If you’ve searched for information on sitemaps lately, you’ve probably noticed two different takes:
- There’s the XML sitemap, which helps search engines understand your content.
- And then there’s the marketing sitemap, which helps you plan out your website.
Both types of sitemaps are valuable, and you should definitely have both of them.
But, although there’s a lot of confusion around how XML sitemaps work, they’re a fairly simple topic. For inbound digital success, the real action is in the marketing sitemap – an incredible tool for planning, organizing, brainstorming, and building out any large website project.
Because there’s so much interest in both, we’re going to cover both of them today.
What is an XML Sitemap?
As the name implies, an XML sitemap is a kind of road map to your website.
It presents data about your site in a structured format so search engine “spiders” – the bots that check your site periodically – can understand it more easily.
These sitemaps are essential in indexing, the process of adding your site to a search engine’s view of the web. You can’t rank a given page in search engine results until indexing happens.
There are two issues involved in indexing:
- Frequency: How often is a site being crawled so new pages can be indexed?
- Completeness: When the site is crawled, are all the new pages being indexed?
Indexing is an occasional, infrequent process. Although it’s gotten generally faster with time, there’ll always be more than any search engine can do in a day.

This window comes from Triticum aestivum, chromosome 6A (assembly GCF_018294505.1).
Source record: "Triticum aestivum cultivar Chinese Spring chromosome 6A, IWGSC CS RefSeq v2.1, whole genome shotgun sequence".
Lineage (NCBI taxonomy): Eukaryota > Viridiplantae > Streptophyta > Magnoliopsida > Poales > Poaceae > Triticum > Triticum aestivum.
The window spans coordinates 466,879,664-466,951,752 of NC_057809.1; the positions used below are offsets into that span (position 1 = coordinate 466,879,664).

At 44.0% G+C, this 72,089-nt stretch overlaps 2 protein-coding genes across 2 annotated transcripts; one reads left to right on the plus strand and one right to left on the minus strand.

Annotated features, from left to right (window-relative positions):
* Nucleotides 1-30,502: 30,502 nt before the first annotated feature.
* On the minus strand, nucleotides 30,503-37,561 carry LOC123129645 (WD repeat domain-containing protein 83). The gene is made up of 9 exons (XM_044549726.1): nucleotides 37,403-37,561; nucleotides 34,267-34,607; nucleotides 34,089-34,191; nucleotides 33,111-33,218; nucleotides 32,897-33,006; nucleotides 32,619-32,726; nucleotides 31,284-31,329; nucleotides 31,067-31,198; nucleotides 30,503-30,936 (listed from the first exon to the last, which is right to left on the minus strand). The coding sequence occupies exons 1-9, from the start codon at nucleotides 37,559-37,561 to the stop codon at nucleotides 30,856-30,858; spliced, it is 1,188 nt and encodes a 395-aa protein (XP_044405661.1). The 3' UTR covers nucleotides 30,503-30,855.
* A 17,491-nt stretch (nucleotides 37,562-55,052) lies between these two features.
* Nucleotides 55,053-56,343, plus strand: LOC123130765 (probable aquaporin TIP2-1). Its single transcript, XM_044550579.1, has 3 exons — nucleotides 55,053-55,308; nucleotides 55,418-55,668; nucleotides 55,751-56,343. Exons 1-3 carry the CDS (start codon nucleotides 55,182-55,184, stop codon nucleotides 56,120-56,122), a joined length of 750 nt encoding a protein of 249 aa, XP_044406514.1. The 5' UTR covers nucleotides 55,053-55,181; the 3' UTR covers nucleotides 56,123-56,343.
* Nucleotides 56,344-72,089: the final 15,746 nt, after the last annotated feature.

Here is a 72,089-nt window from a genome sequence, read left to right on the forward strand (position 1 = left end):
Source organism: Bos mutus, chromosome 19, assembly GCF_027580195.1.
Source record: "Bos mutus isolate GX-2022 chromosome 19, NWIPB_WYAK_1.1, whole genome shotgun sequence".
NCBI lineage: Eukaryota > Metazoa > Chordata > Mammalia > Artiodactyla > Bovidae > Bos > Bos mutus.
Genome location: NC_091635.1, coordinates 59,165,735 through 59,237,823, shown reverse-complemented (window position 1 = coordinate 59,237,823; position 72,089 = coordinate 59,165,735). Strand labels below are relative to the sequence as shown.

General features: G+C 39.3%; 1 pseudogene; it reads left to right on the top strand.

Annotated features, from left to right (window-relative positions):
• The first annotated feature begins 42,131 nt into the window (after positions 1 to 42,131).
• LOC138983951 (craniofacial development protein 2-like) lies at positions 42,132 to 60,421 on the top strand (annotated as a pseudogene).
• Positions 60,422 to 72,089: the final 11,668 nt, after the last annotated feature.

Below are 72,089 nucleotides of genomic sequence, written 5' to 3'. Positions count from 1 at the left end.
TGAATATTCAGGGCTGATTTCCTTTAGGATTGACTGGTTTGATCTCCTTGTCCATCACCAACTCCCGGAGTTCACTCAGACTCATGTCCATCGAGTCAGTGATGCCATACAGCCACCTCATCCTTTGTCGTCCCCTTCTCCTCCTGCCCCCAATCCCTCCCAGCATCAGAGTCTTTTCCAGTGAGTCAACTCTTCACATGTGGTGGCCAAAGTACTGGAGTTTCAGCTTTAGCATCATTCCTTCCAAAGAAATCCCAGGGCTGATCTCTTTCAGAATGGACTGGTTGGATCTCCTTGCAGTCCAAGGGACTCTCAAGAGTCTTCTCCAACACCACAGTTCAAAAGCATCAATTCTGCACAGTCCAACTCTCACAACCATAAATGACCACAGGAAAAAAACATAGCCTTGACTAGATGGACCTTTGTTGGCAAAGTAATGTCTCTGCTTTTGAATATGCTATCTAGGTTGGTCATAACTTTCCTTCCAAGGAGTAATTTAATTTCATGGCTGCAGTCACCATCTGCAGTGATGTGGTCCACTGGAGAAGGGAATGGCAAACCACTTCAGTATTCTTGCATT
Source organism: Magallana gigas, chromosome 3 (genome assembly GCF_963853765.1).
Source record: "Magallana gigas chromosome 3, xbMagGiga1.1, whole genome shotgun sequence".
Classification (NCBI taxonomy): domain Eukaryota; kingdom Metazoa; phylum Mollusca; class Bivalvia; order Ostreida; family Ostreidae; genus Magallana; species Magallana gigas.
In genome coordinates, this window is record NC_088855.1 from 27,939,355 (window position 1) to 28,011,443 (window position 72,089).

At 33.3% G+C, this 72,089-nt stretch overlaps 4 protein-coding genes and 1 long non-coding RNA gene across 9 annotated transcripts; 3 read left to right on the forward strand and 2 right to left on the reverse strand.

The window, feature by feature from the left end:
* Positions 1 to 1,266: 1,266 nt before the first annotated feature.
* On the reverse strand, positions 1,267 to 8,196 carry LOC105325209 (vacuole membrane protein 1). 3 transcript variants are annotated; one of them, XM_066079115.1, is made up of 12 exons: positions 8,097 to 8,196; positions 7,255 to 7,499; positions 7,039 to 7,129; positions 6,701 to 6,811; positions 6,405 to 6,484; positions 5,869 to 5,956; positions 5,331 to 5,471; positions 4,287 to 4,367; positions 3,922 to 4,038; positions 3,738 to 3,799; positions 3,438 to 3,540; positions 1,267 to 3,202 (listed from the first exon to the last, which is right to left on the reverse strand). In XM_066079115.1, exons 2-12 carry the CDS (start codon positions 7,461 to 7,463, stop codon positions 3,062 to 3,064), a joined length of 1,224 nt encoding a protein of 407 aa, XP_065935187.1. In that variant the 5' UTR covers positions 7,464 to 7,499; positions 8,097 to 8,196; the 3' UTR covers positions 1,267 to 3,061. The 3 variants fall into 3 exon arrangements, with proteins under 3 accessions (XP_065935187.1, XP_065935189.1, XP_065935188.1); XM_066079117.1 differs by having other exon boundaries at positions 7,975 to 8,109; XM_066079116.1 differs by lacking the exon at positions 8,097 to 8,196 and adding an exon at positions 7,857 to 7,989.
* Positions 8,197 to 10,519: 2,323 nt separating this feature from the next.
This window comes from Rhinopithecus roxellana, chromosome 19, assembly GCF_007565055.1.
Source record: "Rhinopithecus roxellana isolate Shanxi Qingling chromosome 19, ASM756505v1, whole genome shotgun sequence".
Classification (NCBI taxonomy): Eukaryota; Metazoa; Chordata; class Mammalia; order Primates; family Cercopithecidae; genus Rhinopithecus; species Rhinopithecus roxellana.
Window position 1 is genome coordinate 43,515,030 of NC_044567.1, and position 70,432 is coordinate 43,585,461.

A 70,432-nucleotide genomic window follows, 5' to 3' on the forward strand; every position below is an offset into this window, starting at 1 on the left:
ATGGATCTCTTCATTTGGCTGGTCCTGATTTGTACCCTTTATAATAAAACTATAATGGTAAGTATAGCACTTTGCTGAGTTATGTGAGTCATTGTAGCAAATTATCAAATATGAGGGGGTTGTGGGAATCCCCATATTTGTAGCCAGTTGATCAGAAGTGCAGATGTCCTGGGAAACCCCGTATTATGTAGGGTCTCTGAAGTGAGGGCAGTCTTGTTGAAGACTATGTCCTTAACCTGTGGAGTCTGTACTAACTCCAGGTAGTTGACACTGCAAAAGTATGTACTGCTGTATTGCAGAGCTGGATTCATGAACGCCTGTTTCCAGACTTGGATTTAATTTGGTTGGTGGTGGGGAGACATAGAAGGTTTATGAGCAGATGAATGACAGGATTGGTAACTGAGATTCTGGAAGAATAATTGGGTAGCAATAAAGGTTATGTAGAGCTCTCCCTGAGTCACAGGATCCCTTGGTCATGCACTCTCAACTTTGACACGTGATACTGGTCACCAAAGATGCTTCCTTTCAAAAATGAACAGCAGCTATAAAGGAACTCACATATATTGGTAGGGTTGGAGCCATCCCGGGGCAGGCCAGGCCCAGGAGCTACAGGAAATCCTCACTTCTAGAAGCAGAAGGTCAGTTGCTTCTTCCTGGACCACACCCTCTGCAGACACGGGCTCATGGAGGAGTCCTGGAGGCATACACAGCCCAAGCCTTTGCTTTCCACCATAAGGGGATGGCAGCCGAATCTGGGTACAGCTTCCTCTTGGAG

No one knows for sure if having an XML sitemap increases indexing frequency: The main factor there is how frequently a site is updated. The site’s traffic level, longevity, and size may also play roles.
However, when it comes to completeness, an XML sitemap is key.
Without an XML sitemap, parts of your site will become “dead ends” for search spiders. Some pages may be slow to get indexed or might not be indexed at all. This is more likely on large, dynamic sites, but it can have an impact no matter the site’s size.
Luckily, there’s a speedy and effective way to take care of it.
Third-party tools can help you create a sitemap, which you can then submit directly through the Google Search Console. If you use a Content Management System for your site, there may be existing software for you to use. Otherwise, you’ll have to download something special or call the tech team.
What is a Marketing Sitemap?
An XML sitemap is a vital technical asset, but it’s not the only type of sitemap.
Other types of sitemaps can help you visualize the content of your site and build it out before the public sees it. This process is undertaken as design is about to kick off in earnest, and it includes stakeholders from marketing, the technology team, and (potentially) senior leadership.
Modern content management systems have made it easier than ever to get a top-down view of all your site’s contents. Interrelationships between different areas are easier to see than ever. So, why would you need to sketch out the content of a site before you develop it?
Done well, a sitemap will:
- Establish design specs to be followed by the rest of your web team early on.
- Empower the content team to create value-added, conversion-focused content.
- Streamline and accelerate keyword research and various on-page SEO tasks.